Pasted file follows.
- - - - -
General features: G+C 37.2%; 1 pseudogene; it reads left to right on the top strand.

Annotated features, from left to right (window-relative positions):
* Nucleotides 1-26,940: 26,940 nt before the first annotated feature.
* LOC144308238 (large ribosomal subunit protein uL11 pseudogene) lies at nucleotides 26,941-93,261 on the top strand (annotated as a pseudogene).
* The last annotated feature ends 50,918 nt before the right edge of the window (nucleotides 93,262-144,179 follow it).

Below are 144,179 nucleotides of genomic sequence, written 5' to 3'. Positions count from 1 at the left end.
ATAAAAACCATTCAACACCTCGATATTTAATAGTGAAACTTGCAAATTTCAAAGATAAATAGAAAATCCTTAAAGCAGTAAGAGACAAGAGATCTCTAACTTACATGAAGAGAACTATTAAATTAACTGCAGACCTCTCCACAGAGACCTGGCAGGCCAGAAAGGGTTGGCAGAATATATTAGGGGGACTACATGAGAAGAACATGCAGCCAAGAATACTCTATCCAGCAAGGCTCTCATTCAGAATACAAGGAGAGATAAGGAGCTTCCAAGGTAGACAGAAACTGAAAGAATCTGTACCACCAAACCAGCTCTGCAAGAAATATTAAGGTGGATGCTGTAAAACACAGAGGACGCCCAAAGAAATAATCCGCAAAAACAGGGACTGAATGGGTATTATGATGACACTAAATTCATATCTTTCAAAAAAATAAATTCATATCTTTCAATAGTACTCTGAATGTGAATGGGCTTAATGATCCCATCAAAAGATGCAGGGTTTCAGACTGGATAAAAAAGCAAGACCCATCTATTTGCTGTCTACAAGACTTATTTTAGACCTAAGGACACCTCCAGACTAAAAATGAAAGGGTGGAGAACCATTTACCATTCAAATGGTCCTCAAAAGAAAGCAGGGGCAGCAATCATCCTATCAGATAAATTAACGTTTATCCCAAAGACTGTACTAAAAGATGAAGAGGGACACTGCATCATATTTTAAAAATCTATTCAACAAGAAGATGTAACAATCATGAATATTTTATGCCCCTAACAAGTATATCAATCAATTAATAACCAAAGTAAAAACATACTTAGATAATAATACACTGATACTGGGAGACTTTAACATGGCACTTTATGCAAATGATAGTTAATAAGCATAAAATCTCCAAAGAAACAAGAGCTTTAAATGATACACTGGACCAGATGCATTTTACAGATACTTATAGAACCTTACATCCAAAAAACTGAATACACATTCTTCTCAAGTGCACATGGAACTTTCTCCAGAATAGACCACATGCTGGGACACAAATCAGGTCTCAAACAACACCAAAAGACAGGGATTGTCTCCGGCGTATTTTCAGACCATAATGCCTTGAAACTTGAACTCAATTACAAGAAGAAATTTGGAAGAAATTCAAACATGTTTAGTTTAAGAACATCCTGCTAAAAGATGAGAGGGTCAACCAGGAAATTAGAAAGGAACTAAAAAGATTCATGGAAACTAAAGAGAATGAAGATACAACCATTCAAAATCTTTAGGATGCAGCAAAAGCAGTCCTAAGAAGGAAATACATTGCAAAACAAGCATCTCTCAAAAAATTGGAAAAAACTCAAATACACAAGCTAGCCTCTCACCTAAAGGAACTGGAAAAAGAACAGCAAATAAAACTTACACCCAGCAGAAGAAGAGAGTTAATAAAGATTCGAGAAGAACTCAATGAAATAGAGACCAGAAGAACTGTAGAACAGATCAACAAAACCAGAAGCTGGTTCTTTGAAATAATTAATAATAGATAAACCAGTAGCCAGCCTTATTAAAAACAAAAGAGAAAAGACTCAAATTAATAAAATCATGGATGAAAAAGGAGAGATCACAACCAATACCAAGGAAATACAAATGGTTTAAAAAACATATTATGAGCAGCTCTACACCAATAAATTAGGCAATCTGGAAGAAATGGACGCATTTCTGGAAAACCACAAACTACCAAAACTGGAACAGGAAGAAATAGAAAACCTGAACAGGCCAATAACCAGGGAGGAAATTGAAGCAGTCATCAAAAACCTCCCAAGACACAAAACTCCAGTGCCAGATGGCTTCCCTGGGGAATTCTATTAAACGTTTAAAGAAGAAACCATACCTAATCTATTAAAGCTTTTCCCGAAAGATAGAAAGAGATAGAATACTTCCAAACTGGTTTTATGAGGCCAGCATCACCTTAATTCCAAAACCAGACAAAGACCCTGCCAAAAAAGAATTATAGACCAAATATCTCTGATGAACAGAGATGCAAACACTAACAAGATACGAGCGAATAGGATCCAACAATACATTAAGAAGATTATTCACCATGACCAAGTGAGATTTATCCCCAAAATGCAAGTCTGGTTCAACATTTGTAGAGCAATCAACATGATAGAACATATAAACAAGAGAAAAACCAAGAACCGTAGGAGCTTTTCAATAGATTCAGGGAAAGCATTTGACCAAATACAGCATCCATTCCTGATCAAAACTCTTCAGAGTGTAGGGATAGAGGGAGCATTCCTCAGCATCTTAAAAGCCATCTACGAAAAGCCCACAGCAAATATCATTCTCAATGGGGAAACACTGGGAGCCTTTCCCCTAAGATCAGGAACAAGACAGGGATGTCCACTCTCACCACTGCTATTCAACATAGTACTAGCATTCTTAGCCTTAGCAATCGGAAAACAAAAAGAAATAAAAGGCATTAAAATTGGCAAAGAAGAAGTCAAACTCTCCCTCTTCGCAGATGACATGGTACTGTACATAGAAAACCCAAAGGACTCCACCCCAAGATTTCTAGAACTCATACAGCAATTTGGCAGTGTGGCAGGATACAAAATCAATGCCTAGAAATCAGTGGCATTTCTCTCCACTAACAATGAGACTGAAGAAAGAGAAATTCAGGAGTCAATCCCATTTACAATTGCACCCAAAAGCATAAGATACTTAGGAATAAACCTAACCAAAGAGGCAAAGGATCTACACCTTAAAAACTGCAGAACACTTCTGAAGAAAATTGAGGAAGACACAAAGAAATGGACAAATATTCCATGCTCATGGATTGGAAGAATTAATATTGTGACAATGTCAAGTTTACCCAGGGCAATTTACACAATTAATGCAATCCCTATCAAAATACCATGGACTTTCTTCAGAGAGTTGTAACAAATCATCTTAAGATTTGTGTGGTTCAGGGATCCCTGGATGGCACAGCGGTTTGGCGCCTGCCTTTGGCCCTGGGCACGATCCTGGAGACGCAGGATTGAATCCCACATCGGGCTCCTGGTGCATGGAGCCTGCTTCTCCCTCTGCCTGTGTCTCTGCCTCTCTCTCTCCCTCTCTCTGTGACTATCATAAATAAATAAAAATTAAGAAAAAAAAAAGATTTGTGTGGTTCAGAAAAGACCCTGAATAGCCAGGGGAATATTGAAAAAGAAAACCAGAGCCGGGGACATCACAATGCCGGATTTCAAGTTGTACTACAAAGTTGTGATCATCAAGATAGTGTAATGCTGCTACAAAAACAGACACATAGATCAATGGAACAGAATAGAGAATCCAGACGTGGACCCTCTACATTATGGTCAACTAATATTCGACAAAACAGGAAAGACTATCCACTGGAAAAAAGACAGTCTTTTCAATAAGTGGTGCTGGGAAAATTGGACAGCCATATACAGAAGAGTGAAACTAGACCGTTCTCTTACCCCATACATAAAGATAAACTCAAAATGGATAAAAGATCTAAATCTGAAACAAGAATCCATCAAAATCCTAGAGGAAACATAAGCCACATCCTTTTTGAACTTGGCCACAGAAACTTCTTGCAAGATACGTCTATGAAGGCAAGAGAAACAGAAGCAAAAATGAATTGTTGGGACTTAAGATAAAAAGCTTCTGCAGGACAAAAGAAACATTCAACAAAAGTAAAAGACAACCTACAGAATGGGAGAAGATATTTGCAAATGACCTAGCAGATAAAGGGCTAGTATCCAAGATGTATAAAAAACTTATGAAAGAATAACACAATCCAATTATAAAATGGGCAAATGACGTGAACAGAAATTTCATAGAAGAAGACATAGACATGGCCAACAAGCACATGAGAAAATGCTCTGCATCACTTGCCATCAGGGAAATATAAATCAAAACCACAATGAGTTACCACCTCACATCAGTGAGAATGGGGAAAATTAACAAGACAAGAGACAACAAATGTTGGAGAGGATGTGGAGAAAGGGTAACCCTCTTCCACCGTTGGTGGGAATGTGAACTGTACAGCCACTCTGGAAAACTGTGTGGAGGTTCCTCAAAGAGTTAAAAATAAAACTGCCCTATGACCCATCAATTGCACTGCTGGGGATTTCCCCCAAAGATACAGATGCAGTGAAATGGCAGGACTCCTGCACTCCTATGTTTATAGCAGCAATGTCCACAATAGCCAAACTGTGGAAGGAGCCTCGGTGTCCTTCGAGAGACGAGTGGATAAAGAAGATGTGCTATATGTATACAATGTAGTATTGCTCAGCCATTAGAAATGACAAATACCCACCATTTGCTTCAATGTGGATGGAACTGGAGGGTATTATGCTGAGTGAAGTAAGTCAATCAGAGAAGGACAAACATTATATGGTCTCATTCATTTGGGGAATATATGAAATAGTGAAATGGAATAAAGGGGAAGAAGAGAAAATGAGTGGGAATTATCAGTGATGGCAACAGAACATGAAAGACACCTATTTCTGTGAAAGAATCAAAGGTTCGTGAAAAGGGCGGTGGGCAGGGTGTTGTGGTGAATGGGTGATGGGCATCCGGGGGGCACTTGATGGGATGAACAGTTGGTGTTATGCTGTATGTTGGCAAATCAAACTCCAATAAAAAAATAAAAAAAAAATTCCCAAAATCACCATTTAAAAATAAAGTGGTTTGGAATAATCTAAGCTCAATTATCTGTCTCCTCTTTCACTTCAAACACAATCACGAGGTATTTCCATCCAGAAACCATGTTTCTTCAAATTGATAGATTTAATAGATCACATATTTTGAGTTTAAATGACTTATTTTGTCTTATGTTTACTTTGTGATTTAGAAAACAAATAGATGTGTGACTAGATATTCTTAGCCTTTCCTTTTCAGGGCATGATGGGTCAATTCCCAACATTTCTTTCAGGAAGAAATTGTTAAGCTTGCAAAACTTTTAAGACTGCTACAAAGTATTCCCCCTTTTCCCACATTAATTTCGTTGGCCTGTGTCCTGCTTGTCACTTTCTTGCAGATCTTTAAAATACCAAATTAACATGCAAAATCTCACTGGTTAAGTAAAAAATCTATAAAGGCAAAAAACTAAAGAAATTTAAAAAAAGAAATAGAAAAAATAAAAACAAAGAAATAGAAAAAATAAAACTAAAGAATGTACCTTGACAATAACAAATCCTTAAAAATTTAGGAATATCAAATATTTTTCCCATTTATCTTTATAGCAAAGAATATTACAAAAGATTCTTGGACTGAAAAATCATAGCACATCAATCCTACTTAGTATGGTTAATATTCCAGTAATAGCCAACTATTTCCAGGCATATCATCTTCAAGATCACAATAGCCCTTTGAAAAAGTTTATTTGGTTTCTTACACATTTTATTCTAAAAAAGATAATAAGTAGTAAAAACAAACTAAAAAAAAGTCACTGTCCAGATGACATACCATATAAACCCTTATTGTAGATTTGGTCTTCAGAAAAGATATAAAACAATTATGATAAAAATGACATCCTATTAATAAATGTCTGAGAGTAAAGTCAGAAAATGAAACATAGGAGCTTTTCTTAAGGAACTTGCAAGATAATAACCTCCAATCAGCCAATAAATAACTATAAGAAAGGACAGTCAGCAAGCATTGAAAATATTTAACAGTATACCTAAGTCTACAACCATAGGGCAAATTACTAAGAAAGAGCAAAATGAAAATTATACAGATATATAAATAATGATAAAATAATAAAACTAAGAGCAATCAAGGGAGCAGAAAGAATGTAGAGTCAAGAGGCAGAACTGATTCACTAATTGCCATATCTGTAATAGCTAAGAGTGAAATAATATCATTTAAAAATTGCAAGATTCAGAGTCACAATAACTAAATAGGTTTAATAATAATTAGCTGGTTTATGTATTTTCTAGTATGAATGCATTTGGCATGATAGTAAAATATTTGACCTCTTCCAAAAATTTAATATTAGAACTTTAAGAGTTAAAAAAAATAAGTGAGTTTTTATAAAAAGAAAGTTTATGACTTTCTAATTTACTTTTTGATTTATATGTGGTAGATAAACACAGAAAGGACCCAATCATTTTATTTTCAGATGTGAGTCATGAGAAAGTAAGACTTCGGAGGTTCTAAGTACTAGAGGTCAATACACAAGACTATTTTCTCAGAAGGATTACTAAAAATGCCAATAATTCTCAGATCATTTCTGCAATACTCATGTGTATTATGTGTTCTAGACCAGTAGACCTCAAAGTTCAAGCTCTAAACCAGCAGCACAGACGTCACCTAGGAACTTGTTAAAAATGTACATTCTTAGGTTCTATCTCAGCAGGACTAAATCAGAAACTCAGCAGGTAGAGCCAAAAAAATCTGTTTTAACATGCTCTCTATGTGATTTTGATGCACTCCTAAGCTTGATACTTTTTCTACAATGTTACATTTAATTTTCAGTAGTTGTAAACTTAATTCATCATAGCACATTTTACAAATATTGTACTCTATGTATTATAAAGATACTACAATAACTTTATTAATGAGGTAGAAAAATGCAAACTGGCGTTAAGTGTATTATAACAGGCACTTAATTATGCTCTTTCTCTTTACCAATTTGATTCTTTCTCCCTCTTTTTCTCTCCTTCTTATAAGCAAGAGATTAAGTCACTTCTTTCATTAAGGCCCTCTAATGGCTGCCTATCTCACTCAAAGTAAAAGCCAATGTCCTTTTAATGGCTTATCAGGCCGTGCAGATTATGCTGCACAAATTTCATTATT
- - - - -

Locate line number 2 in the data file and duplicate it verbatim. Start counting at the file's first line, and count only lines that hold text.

Annotated features, from left to right (window-relative positions):